The Court of Arbitration for Sport (CAS) today added another six months to the deadline for the International Association of Athletics Federations (IAAF) to provide scientific evidence for its currently suspended 2011 regulations over testosterone limits for female athletes.
A CAS statement revealed that the IAAF had submitted revised regulations on September 29 last year and supporting evidence that would apply only to female track events between 400 metres and one mile.
A CAS panel has apparently determined that the IAAF’s supporting evidence is designed to support the original hyperandrogenism regulations as well as the revised regulations.
"However," the statement from the Lausanne-based organisation reads, "the Panel has made no ruling at this stage on the sufficiency of that evidence."
So the IAAF now has until June 19 this year to decide whether or not to maintain its support of the original hyperandrogenism regulations - for which further evidence still appears to be required - or to advise CAS on how it intends to implement the revised regulations in line with its September 29 submission.
In practical terms, this means that runners such as South Africa’s world and Olympic 800m champion Caster Semenya - whose 2009 world title win and subsequent sex verification test effectively led to the IAAF formulating its androgenism regulations - will continue to be free to compete without being limited or medically restricted.
CAS suspended the IAAF’s hyperandrogenism regulations on July 24 in 2015, “for no longer than two years”, adding that they would be declared void unless the IAAF could provide evidence proving the degree of performance advantage enjoyed by hyperandrogenic females due to their higher testosterone levels.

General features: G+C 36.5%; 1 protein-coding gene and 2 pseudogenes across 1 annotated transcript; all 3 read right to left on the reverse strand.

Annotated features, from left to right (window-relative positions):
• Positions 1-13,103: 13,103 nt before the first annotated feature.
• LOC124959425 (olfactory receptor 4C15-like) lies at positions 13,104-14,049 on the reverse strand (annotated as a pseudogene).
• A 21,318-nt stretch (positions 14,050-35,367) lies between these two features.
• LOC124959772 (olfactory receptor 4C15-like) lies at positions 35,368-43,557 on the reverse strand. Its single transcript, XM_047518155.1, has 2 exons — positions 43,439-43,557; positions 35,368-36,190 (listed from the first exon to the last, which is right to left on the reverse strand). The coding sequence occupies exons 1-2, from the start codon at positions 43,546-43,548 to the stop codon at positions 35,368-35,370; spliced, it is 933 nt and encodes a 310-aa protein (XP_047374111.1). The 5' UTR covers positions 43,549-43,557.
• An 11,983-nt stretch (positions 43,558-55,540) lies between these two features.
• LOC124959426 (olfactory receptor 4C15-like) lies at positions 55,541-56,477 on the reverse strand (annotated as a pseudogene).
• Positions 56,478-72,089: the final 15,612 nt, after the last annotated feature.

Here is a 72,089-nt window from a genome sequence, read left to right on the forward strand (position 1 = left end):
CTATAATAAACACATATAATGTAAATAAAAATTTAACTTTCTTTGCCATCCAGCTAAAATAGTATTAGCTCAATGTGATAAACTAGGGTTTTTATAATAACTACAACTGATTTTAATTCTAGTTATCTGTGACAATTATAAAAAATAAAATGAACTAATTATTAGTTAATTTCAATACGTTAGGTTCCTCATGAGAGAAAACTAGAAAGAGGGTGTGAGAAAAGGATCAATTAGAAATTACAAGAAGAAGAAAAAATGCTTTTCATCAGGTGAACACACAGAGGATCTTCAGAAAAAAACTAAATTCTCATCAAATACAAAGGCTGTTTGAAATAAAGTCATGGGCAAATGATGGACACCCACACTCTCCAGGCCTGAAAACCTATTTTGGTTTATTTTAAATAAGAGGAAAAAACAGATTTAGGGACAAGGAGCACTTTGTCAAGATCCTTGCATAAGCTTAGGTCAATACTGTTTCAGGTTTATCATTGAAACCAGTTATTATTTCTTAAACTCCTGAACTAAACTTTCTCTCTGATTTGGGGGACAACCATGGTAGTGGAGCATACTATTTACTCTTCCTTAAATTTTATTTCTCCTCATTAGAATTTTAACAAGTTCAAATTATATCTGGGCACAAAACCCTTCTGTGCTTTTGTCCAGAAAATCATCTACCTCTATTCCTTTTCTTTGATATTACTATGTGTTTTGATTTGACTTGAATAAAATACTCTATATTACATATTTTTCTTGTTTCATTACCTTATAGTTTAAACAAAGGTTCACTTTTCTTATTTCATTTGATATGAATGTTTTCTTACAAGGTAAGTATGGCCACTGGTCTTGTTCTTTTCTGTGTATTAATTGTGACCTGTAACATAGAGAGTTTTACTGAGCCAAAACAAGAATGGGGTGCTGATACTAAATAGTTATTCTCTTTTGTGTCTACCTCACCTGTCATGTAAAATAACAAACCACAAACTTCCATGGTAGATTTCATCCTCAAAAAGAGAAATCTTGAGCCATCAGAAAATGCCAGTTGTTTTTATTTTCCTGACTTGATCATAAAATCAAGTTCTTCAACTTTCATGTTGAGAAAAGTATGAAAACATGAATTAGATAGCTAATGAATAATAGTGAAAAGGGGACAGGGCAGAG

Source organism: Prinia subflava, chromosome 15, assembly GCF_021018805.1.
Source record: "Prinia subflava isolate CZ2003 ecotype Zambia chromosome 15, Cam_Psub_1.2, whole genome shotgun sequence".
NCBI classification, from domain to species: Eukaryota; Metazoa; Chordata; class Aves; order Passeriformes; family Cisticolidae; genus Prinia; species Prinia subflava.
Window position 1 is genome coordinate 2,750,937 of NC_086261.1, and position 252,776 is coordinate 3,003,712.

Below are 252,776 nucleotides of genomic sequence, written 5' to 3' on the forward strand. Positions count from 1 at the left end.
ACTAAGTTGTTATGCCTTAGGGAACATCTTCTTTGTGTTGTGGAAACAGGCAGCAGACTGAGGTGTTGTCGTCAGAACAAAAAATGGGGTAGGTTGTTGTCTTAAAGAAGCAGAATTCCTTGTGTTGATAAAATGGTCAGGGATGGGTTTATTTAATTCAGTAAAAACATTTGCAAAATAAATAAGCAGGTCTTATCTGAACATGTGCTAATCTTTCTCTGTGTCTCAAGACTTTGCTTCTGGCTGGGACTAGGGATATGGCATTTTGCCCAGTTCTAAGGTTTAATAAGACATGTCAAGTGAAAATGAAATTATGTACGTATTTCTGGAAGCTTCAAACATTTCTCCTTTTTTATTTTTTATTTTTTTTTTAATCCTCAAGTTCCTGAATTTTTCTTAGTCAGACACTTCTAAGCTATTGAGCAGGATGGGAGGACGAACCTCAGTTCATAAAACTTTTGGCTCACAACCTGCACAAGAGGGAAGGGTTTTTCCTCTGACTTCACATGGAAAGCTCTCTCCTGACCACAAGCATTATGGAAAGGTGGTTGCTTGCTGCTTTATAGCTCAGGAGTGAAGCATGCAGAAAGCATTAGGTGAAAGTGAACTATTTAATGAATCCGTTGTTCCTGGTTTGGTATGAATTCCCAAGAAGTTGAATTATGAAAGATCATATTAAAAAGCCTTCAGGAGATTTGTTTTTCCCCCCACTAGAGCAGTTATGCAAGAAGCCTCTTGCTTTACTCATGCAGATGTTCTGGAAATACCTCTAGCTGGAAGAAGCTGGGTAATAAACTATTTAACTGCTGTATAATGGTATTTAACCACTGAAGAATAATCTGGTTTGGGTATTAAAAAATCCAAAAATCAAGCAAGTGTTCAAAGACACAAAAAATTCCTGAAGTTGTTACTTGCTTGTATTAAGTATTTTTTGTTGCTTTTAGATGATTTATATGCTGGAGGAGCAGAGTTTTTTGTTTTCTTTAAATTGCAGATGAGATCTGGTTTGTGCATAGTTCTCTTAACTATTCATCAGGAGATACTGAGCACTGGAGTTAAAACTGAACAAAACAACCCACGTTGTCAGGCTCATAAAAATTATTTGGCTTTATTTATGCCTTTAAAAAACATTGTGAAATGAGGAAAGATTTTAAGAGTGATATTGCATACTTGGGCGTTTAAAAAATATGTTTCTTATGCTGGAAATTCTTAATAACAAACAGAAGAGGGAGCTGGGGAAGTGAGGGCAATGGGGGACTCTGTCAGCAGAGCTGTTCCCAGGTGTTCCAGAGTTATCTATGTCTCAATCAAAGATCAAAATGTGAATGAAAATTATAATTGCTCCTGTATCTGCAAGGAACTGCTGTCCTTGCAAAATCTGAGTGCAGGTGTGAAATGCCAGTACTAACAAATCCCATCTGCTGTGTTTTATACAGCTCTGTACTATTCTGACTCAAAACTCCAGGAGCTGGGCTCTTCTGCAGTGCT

That deadline was extended by six months on July 28 last year.
The 2011 hyperandrogenism regulations were successfully challenged by India’s 100m runner Dutee Chand, who missed the 2014 Commonwealth Games in Glasgow after being banned following an Athletics Federation of India test that found her androgen - testosterone - levels in serum were above the 10nmol/L permitted by the IAAF.
Only the IAAF and Chand’s legal team have seen the new evidence presented to the CAS on September 29 last year.
Chand’s team challenged the IAAF’s latest proposals in October, saying the IAAF had not complied with CAS’s original request, and pointing out that the revised regulations would no longer apply to her, given that she was a sprinter.
The IAAF has been able to show that elevated natural testosterone levels provide a small performance advantage in certain female events, but not to the degree required by CAS to equate the advantage that a male athlete has over a female.